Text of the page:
By Colleen Jones, director of Jones Consultancy
Have you noticed that diversity and inclusion has become a more common topic in business conversation lately? Increasingly organisations are responding to the call to recognise workplace inequities and address the biases – both conscious and unconscious – that we all hold.
Many larger firms have implemented formal policies to provide information to staff, clients and the public about how their company defines diversity, and what their plan is for their business to be inclusive of this diversity.
For the moment though, as reflected in a recent Regional Diversity and Inclusion Survey conducted in Canterbury in late 2018, organisations with this level of structure around a diversity and inclusion policy are still in the minority.
According to the survey (which is available to the public) only 21 percent of organisations have a formal policy in place, and just over 13 percent – who feel like they are leading the way – are active in addressing diversity and inclusion. It also revealed that at the opposite end of the scale nearly 12 percent of organisations never talk about the subject.
Between those organisations leading the way and those who have never discussed it, there is a range of engagement happening. If you would like to see how your place compares with those that took part in the survey, you can have a look at the results on the RDIS website.
Based on the figures from the Regional Diversity and Inclusion Survey, you are not alone if your firm has not yet given much attention to the subject. Being traditionally male dominated, it will come as no surprise to you that the building and construction industry faces higher hurdles than a lot of other sectors. It’s also fair to say that this challenge is already acknowledged within the industry, and is being met head on by many organisations.
Of course most people want to see positive changes bringing about greater equity in the workplace. And many of us want to see it happening faster. The reality is however that there are plenty of construction firms, just as in a lot of other industries, that are still at the beginning of their diversity and inclusion journey.
Yours may be one of them. And that is okay, because this offers an unexpected silver lining. Being at the beginning of your diversity and inclusion path gives you an opportunity to leapfrog those further along the track.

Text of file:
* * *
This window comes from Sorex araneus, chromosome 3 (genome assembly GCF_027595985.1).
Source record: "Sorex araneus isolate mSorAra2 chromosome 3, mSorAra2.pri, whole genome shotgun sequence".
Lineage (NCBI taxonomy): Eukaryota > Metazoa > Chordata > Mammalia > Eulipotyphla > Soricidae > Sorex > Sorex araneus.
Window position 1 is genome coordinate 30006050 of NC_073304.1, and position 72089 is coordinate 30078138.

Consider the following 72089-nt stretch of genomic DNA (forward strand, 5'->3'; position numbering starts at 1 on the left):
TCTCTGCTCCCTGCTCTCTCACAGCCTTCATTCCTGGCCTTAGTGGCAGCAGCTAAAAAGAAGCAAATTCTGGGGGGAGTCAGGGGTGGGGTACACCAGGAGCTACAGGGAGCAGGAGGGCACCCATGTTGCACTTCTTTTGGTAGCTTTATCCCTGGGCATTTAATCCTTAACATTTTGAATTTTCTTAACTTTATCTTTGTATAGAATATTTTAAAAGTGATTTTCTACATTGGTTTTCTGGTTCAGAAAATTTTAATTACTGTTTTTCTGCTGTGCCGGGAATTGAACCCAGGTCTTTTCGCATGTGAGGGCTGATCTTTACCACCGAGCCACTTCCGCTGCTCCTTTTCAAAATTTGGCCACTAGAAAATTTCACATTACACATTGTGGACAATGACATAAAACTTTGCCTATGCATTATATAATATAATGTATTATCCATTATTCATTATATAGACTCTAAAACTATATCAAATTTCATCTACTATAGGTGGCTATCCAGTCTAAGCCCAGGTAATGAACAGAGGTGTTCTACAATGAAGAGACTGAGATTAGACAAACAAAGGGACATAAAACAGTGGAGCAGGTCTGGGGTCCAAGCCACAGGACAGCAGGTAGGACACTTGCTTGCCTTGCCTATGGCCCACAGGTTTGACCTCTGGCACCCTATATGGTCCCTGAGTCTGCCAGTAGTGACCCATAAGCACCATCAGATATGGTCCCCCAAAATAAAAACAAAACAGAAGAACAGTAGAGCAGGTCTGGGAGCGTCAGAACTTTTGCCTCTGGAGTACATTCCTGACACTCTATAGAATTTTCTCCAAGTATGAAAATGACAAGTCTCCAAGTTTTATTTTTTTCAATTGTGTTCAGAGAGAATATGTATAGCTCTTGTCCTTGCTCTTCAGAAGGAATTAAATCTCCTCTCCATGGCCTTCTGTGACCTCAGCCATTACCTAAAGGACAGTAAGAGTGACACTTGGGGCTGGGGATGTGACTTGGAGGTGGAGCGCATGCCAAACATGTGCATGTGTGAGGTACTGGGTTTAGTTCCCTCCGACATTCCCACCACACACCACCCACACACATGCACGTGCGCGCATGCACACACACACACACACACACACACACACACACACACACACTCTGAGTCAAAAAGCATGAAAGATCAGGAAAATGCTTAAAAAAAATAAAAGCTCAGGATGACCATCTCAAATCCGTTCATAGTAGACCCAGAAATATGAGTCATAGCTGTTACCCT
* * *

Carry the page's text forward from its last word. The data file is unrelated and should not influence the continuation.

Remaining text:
Getting ahead How can you do this? Well, generally when thinking about diversity and inclusion, we consider aspects such as gender, age, sexuality and culture, which clearly make sense. All too often however, there is an important element missing in most diversity and inclusion plans; disability.
Given that 24 percent of New Zealanders live with a permanent disability, it stands to reason that disability be a discreet segment of a diversity and inclusion line-up. This 24 percent equates to one in four people, so on the statistics alone, the numbers add up.
Specifically including disability in your diversity and inclusion conversations, and when developing your policies, gives you an advantage. It will put you ahead of the crowd. Ahead by 24 percent if we think about the numbers!
When you carry that intention throughout your business, not only does it take your own staff into account, but spills over to include clients, potential clients and even visitors, so you will be even further ahead.
What’s in it for you?
So how does implementing a diversity and inclusion plan with accessibility, or expanding the one you have already to include disability pay off? Why is it so important?
As mentioned, straight out of the gate, you will instantly have a 24 percent greater pool from which to draw talent.
And disability is, well, diverse. We often think of disability as relating to someone who uses a wheelchair. This can be the case, of course, but there is also the person who has a hearing impairment, the person who has dyslexia, and the person who walks with crutches, amongst many others.
Information sourced from specialist employment service Workbridge about workers with a disability shows:
• Only 10 percent of people with a disability need equipment or modifications to their work area to do their jobs
• Only 11 percent have conditions that limit their work hours
• The cost of recruiting staff with disabilities is generally lower
• Most employees with disabilities have better attendance than their colleagues
• Most employees with disabilities have a higher rate of productivity
• Most staff with disabilities experience lower health and safety issues.
It’s good for the economy
On top of all the benefits for you as an employer, hiring someone with a disability is also good for the nation’s economy. As per the 2017 New Zealand Institute of Economic Research “Valuing Access to Work” report, it has been shown that the productivity gains from removing barriers to work for people with disabilities is worth an $862 million rise in the GDP.
Question: Who wins when you hire the best person – who might just have a disability – for the job?
By implementing a diversity and inclusion plan or enhancing the one you already have in place to include people with disabilities, the advantages far outweigh any perceived downsides.
1. The individual wins.
2. The economy wins.
3. Your organisation wins. Answer. We all win!